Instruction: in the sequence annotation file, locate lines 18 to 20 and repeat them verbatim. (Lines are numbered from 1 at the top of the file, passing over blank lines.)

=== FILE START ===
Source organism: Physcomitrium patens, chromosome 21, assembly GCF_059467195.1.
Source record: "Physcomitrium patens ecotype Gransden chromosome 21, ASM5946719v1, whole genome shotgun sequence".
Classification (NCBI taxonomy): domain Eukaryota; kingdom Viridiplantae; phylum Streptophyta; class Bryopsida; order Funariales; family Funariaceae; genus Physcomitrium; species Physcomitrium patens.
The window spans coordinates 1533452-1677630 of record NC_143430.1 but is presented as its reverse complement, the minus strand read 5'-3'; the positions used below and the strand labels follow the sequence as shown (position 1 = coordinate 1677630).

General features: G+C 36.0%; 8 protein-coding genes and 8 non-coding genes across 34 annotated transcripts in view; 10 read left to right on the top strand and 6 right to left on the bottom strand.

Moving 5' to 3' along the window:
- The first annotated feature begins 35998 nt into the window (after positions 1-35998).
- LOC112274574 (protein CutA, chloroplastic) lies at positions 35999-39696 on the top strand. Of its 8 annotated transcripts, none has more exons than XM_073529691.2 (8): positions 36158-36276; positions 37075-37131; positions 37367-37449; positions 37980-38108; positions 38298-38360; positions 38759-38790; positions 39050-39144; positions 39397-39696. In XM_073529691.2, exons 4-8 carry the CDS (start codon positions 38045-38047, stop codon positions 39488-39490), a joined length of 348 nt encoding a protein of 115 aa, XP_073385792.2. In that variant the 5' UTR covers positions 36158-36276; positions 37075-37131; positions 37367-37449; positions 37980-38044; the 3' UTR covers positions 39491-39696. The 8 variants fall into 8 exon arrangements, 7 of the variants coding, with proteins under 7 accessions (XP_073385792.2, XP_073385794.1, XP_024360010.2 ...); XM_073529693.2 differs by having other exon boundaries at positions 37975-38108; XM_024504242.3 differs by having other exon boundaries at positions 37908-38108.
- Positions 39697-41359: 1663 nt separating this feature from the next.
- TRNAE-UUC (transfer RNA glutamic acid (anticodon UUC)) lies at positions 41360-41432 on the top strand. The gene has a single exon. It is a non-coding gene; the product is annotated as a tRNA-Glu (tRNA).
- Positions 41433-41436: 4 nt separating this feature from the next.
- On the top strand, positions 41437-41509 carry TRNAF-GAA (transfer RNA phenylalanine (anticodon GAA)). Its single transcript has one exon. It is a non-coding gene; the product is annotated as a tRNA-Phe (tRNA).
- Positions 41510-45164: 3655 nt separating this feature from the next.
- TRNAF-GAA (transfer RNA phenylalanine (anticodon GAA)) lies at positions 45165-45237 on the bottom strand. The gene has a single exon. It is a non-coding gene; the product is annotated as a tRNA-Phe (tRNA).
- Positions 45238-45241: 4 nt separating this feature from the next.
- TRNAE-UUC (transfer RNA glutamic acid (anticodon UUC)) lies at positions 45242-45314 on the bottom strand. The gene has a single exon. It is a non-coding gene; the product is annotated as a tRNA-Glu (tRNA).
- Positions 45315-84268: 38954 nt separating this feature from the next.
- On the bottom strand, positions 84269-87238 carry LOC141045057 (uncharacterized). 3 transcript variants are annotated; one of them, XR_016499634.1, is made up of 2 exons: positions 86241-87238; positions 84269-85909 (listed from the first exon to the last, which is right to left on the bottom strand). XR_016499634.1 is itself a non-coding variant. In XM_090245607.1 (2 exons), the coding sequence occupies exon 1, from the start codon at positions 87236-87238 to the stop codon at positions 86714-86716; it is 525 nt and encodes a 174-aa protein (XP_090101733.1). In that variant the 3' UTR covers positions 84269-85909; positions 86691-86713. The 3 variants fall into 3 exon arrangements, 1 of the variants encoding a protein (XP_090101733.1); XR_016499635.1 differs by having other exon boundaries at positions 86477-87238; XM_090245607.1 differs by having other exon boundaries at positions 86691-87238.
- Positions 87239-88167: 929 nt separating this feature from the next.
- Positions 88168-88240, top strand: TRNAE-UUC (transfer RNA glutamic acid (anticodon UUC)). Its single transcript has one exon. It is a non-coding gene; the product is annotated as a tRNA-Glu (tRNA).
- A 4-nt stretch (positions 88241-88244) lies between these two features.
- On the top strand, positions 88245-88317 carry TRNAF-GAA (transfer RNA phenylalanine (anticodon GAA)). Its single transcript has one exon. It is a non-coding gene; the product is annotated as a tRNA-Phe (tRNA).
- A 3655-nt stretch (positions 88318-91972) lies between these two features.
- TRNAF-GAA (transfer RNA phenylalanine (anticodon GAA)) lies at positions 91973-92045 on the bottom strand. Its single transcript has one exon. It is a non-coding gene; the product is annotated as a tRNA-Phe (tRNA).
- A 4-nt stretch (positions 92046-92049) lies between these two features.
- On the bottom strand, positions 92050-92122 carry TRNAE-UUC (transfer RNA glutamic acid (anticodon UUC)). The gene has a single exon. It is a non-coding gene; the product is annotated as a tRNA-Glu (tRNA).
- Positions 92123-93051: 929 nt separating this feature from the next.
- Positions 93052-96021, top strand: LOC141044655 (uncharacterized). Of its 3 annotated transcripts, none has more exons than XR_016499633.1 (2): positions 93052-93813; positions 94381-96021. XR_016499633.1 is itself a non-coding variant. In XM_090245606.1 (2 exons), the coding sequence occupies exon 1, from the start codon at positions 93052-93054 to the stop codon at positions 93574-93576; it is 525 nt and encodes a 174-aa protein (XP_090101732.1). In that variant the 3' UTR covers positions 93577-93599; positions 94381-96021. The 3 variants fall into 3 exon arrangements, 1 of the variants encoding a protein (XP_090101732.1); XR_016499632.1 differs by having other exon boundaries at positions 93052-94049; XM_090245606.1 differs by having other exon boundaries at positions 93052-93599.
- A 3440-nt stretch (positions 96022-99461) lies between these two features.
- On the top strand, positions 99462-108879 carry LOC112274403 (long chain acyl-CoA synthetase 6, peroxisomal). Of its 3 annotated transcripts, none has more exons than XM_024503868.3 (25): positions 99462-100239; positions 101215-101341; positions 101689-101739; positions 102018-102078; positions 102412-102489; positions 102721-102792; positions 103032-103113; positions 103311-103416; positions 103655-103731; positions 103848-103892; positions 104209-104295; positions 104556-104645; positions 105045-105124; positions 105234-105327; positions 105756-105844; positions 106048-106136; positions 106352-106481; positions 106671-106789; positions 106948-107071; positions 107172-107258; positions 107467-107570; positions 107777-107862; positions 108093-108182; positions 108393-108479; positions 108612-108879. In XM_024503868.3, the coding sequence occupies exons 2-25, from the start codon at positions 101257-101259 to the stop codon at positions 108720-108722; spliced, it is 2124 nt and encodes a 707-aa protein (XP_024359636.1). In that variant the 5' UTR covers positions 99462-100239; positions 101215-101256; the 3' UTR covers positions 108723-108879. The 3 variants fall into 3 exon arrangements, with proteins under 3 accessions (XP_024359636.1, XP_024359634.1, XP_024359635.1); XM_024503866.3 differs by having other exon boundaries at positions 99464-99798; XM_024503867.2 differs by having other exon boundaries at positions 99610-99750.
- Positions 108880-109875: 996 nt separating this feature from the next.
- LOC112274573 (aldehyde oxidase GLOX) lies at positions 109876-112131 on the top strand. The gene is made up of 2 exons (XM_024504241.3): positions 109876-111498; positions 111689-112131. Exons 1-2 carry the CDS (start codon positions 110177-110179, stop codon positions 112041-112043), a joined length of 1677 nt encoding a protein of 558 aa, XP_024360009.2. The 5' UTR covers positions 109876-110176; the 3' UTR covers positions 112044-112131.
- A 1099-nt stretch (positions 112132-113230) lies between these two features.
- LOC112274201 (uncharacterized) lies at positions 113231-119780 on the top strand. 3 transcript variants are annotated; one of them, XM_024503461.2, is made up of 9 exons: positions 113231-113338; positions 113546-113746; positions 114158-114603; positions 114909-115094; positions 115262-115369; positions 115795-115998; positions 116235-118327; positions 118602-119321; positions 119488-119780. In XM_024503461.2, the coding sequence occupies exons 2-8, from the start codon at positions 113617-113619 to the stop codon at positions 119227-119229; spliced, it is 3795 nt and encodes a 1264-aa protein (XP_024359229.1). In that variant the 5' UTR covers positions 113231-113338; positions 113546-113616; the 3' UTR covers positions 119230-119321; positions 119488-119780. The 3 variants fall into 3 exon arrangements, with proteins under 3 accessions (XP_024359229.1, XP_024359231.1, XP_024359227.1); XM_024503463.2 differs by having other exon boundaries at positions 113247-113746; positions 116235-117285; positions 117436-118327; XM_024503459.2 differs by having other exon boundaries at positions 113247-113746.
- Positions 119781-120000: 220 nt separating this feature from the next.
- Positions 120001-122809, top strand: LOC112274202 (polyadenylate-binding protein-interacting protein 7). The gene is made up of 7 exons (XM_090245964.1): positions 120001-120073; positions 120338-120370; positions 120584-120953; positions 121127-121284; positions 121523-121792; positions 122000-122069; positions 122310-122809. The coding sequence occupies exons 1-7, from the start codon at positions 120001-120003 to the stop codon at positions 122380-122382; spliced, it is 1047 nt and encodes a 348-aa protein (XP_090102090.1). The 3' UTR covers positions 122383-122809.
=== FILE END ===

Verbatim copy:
- On the bottom strand, positions 84269-87238 carry LOC141045057 (uncharacterized). 3 transcript variants are annotated; one of them, XR_016499634.1, is made up of 2 exons: positions 86241-87238; positions 84269-85909 (listed from the first exon to the last, which is right to left on the bottom strand). XR_016499634.1 is itself a non-coding variant. In XM_090245607.1 (2 exons), the coding sequence occupies exon 1, from the start codon at positions 87236-87238 to the stop codon at positions 86714-86716; it is 525 nt and encodes a 174-aa protein (XP_090101733.1). In that variant the 3' UTR covers positions 84269-85909; positions 86691-86713. The 3 variants fall into 3 exon arrangements, 1 of the variants encoding a protein (XP_090101733.1); XR_016499635.1 differs by having other exon boundaries at positions 86477-87238; XM_090245607.1 differs by having other exon boundaries at positions 86691-87238.
- Positions 87239-88167: 929 nt separating this feature from the next.
- Positions 88168-88240, top strand: TRNAE-UUC (transfer RNA glutamic acid (anticodon UUC)). Its single transcript has one exon. It is a non-coding gene; the product is annotated as a tRNA-Glu (tRNA).